Crazy about contractions

Die englische Sprache ist voll von zusammengezogen Formulierungen. Muttersprachler benutzen Sie ständig. Viele Deutsche scheuen sich davor, aus Angst, sie seien umgangssprachlich. Doch ohne sie kann Ihre Sprache übertrieben formell klingen. Lesen Sie, wann und wie Sie Wörter zusammenziehen sollten, um weniger steif zu wirken.

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The English language is full of contractions. Native speakers use them all the time, in both spoken and written language. Non-native speakers are often afraid of using them, especially when writing, not only because they are often not sure how to use them, but also because they are afraid they might sound too informal. But if you don't use them, you might sound far too formal and send the wrong message. There are two main kinds of contractions:

Normal contractions

These are formed by joining two words together, and then leaving out certain letters so the phrase is easier to speak.

  • I am           = I'm
  • she will       = she'll
  • it is not       = it isn't

in will not, -ill becomes -o: I will not = I won't
in shall not, -ll disappears: I shall not = shan't

Slang contractions

These are formed by making completely new words out of a phrase. They are mainly used in spoken language and rarely written down.

  • let me                      = lemme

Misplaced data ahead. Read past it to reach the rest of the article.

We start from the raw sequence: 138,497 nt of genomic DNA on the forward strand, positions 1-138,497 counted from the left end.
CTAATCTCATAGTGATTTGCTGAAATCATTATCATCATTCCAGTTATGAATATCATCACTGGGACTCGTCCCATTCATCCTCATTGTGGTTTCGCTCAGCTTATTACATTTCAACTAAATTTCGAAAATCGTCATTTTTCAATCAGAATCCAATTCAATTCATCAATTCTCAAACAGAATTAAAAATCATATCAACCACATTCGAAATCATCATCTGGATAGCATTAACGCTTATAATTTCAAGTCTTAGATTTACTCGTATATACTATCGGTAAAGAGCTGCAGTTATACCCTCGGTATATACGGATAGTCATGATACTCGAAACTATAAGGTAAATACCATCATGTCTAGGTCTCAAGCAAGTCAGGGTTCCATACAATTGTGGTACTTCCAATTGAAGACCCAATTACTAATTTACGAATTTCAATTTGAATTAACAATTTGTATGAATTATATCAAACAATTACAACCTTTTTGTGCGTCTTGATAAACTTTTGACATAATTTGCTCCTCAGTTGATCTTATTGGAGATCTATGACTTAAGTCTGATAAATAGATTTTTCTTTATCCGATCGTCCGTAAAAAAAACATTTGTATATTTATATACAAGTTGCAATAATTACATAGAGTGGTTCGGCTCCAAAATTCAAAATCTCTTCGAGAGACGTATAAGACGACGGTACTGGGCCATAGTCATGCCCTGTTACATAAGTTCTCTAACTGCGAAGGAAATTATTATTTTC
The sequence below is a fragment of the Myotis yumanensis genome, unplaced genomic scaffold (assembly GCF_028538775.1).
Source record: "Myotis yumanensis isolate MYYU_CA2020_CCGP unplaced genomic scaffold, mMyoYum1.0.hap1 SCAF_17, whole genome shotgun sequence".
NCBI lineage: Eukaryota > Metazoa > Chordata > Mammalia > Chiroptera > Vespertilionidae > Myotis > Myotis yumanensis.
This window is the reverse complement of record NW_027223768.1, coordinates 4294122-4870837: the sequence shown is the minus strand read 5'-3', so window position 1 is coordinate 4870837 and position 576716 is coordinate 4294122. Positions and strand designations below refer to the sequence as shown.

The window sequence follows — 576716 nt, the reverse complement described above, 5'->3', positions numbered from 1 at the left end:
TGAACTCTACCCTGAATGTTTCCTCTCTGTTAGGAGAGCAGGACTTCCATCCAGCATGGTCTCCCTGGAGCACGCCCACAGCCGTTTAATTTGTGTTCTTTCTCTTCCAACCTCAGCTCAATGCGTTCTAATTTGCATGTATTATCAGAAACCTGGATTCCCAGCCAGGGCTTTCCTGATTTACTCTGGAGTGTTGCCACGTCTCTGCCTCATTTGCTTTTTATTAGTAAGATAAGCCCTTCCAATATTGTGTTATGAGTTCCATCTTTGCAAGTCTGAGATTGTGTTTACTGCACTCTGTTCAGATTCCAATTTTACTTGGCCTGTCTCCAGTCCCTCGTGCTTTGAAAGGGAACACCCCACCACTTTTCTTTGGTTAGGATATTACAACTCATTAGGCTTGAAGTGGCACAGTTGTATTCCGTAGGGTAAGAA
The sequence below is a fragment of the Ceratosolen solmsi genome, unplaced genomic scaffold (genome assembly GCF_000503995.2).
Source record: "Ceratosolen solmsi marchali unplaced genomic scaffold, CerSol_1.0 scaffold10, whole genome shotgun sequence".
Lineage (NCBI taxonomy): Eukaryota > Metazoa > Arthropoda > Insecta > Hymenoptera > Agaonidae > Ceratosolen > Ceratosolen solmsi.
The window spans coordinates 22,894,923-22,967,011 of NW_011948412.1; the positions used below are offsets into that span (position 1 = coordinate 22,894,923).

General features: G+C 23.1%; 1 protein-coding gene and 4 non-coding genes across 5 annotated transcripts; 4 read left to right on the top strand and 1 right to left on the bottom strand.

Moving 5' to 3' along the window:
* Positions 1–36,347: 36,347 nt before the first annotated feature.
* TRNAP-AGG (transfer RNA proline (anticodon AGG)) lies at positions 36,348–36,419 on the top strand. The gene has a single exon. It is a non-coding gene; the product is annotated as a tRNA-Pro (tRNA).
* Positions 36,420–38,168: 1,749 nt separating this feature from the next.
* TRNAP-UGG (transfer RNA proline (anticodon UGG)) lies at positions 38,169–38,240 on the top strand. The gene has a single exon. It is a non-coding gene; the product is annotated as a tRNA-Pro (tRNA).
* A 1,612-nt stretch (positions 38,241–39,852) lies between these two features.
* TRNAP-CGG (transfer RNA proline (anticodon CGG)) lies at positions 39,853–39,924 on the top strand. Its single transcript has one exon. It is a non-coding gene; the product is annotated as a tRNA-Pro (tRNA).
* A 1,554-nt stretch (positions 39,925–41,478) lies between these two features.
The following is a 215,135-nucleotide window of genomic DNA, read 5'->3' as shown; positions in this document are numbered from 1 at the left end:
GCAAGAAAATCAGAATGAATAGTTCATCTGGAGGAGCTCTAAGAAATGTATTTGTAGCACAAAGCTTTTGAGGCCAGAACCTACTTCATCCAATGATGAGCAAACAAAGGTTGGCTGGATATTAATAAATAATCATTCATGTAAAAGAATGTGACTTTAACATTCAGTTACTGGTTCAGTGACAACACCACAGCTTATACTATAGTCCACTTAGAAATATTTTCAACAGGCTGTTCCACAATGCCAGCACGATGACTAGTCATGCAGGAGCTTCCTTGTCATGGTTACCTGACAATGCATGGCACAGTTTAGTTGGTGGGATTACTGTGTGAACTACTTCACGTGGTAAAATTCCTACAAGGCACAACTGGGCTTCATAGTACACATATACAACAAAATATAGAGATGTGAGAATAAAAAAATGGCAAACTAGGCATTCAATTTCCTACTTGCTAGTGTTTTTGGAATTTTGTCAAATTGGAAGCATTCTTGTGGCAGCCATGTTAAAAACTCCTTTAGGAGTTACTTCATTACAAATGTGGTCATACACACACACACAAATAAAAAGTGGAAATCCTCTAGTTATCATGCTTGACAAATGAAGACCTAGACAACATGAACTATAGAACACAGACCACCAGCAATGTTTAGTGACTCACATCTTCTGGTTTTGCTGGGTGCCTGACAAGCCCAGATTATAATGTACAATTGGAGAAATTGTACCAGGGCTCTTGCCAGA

• give me                    = gimme
  • what are/have you   = whatcha /wotcha

This is how to use contractions

  • Use normal contractions freely in spoken language.
  • Avoid them in reports, formal business letters and emails
  • Use sparingly in business letters and emails to people you know
  • Use freely in emails between people you know well

If in doubt, follow the style of the person writing to you. If they use a lot of contractions, use them too. If their language is more formal, keep yours formal.

How to use slang contractions

Slang contractions are very rarely used in business situations. You may hear them used by companies that want to show how young and trendy they are. You may also hear them being used in negotiations, especially by Americans.
Don't use them yourself unless you are absolutely certain you know what they mean and that the person you are dealing with will understand them.

Here are some typical examples of sentences using normal contractions

  • We're glad to hear you're happy with our service.
  • There'll be problems for a lot of people if oil prices continue rising.
  • I'd like to ask you an important question.

A list of the most important contractions in the English language you'll find in Secretary Today.

Here are some typical examples of sentences using slang contractions

  • Gimme a break!
  • Ganna download some free software?
  • What kinda business are you in?
  • Howya doin'?
  • Lemme help you carry that.
  • It's been raining all week. Whatcha gonna do?

Gimme a break and Whatcha gonna do? are sometimes used jokingly by
business people. Gimme a break means Give me a chance (at last). Watcha gonna do? is a rhetorical question meaning You can't do anything.